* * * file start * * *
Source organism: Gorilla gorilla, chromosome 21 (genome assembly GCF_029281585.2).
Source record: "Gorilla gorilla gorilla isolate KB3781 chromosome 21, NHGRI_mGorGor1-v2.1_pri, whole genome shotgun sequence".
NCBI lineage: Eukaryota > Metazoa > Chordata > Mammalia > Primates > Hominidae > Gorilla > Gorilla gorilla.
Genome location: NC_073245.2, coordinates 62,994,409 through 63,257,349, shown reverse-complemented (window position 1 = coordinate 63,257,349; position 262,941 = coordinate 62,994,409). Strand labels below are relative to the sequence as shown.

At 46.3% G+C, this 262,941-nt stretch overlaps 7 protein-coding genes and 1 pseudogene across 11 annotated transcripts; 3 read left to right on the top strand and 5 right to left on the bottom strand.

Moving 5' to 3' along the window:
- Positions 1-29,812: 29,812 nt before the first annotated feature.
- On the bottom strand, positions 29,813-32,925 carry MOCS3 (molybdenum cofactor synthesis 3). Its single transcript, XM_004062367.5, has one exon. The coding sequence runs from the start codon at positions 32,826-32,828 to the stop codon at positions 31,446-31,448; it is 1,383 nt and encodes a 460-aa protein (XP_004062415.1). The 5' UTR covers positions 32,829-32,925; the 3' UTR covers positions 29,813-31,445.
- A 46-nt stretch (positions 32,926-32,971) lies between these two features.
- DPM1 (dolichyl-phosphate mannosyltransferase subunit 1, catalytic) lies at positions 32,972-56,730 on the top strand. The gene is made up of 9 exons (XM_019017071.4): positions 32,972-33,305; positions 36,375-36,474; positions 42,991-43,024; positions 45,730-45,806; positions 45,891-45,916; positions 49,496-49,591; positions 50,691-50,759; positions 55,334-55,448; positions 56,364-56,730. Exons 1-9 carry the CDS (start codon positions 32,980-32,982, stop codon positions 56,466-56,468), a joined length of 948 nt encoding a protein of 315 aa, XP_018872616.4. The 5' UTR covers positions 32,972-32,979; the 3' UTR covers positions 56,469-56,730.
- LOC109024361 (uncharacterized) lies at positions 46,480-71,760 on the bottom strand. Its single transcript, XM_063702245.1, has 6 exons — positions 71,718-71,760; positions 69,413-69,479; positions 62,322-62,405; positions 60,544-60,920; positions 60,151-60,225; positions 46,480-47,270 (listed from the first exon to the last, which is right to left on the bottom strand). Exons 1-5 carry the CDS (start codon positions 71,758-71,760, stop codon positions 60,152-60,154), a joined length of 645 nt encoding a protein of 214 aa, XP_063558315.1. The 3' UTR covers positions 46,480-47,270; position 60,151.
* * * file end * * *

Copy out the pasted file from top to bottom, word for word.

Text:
Source organism: Gorilla gorilla, chromosome 21 (genome assembly GCF_029281585.2).
Source record: "Gorilla gorilla gorilla isolate KB3781 chromosome 21, NHGRI_mGorGor1-v2.1_pri, whole genome shotgun sequence".
NCBI lineage: Eukaryota > Metazoa > Chordata > Mammalia > Primates > Hominidae > Gorilla > Gorilla gorilla.
Genome location: NC_073245.2, coordinates 62,994,409 through 63,257,349, shown reverse-complemented (window position 1 = coordinate 63,257,349; position 262,941 = coordinate 62,994,409). Strand labels below are relative to the sequence as shown.

At 46.3% G+C, this 262,941-nt stretch overlaps 7 protein-coding genes and 1 pseudogene across 11 annotated transcripts; 3 read left to right on the top strand and 5 right to left on the bottom strand.

Moving 5' to 3' along the window:
- Positions 1-29,812: 29,812 nt before the first annotated feature.
- On the bottom strand, positions 29,813-32,925 carry MOCS3 (molybdenum cofactor synthesis 3). Its single transcript, XM_004062367.5, has one exon. The coding sequence runs from the start codon at positions 32,826-32,828 to the stop codon at positions 31,446-31,448; it is 1,383 nt and encodes a 460-aa protein (XP_004062415.1). The 5' UTR covers positions 32,829-32,925; the 3' UTR covers positions 29,813-31,445.
- A 46-nt stretch (positions 32,926-32,971) lies between these two features.
- DPM1 (dolichyl-phosphate mannosyltransferase subunit 1, catalytic) lies at positions 32,972-56,730 on the top strand. The gene is made up of 9 exons (XM_019017071.4): positions 32,972-33,305; positions 36,375-36,474; positions 42,991-43,024; positions 45,730-45,806; positions 45,891-45,916; positions 49,496-49,591; positions 50,691-50,759; positions 55,334-55,448; positions 56,364-56,730. Exons 1-9 carry the CDS (start codon positions 32,980-32,982, stop codon positions 56,466-56,468), a joined length of 948 nt encoding a protein of 315 aa, XP_018872616.4. The 5' UTR covers positions 32,972-32,979; the 3' UTR covers positions 56,469-56,730.
- LOC109024361 (uncharacterized) lies at positions 46,480-71,760 on the bottom strand. Its single transcript, XM_063702245.1, has 6 exons — positions 71,718-71,760; positions 69,413-69,479; positions 62,322-62,405; positions 60,544-60,920; positions 60,151-60,225; positions 46,480-47,270 (listed from the first exon to the last, which is right to left on the bottom strand). Exons 1-5 carry the CDS (start codon positions 71,758-71,760, stop codon positions 60,152-60,154), a joined length of 645 nt encoding a protein of 214 aa, XP_063558315.1. The 3' UTR covers positions 46,480-47,270; position 60,151.